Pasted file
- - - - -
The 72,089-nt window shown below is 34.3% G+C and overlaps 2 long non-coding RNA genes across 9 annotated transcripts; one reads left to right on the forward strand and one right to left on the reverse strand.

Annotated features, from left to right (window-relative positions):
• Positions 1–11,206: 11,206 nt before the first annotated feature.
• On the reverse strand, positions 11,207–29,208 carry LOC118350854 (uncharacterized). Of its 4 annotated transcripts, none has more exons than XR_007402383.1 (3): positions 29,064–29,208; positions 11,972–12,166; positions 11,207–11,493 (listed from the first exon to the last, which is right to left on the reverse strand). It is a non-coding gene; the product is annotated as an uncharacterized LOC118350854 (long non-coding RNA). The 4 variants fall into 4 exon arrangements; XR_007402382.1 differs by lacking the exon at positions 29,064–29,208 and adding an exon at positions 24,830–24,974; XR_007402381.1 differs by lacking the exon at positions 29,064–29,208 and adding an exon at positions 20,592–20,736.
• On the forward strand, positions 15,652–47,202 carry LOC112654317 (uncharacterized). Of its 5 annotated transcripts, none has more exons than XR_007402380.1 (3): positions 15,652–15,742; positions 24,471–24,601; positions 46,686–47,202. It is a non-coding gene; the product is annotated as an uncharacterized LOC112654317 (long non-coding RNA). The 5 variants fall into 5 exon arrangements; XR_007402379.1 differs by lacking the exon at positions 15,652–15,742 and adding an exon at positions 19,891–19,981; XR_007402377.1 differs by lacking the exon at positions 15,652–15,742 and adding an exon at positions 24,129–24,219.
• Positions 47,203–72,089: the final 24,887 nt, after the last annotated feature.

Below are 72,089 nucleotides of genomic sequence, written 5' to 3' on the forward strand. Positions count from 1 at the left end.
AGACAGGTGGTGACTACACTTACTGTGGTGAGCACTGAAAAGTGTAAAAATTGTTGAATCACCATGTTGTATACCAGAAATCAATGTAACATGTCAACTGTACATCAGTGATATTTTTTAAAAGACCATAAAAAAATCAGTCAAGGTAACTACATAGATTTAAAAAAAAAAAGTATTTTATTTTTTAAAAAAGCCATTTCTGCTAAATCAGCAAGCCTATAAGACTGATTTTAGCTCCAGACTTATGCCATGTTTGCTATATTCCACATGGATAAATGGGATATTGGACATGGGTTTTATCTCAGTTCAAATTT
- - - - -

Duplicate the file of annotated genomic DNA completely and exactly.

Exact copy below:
The 72,089-nt window shown below is 34.3% G+C and overlaps 2 long non-coding RNA genes across 9 annotated transcripts; one reads left to right on the forward strand and one right to left on the reverse strand.

Annotated features, from left to right (window-relative positions):
• Positions 1–11,206: 11,206 nt before the first annotated feature.
• On the reverse strand, positions 11,207–29,208 carry LOC118350854 (uncharacterized). Of its 4 annotated transcripts, none has more exons than XR_007402383.1 (3): positions 29,064–29,208; positions 11,972–12,166; positions 11,207–11,493 (listed from the first exon to the last, which is right to left on the reverse strand). It is a non-coding gene; the product is annotated as an uncharacterized LOC118350854 (long non-coding RNA). The 4 variants fall into 4 exon arrangements; XR_007402382.1 differs by lacking the exon at positions 29,064–29,208 and adding an exon at positions 24,830–24,974; XR_007402381.1 differs by lacking the exon at positions 29,064–29,208 and adding an exon at positions 20,592–20,736.
• On the forward strand, positions 15,652–47,202 carry LOC112654317 (uncharacterized). Of its 5 annotated transcripts, none has more exons than XR_007402380.1 (3): positions 15,652–15,742; positions 24,471–24,601; positions 46,686–47,202. It is a non-coding gene; the product is annotated as an uncharacterized LOC112654317 (long non-coding RNA). The 5 variants fall into 5 exon arrangements; XR_007402379.1 differs by lacking the exon at positions 15,652–15,742 and adding an exon at positions 19,891–19,981; XR_007402377.1 differs by lacking the exon at positions 15,652–15,742 and adding an exon at positions 24,129–24,219.
• Positions 47,203–72,089: the final 24,887 nt, after the last annotated feature.

Below are 72,089 nucleotides of genomic sequence, written 5' to 3' on the forward strand. Positions count from 1 at the left end.
AGACAGGTGGTGACTACACTTACTGTGGTGAGCACTGAAAAGTGTAAAAATTGTTGAATCACCATGTTGTATACCAGAAATCAATGTAACATGTCAACTGTACATCAGTGATATTTTTTAAAAGACCATAAAAAAATCAGTCAAGGTAACTACATAGATTTAAAAAAAAAAAGTATTTTATTTTTTAAAAAAGCCATTTCTGCTAAATCAGCAAGCCTATAAGACTGATTTTAGCTCCAGACTTATGCCATGTTTGCTATATTCCACATGGATAAATGGGATATTGGACATGGGTTTTATCTCAGTTCAAATTT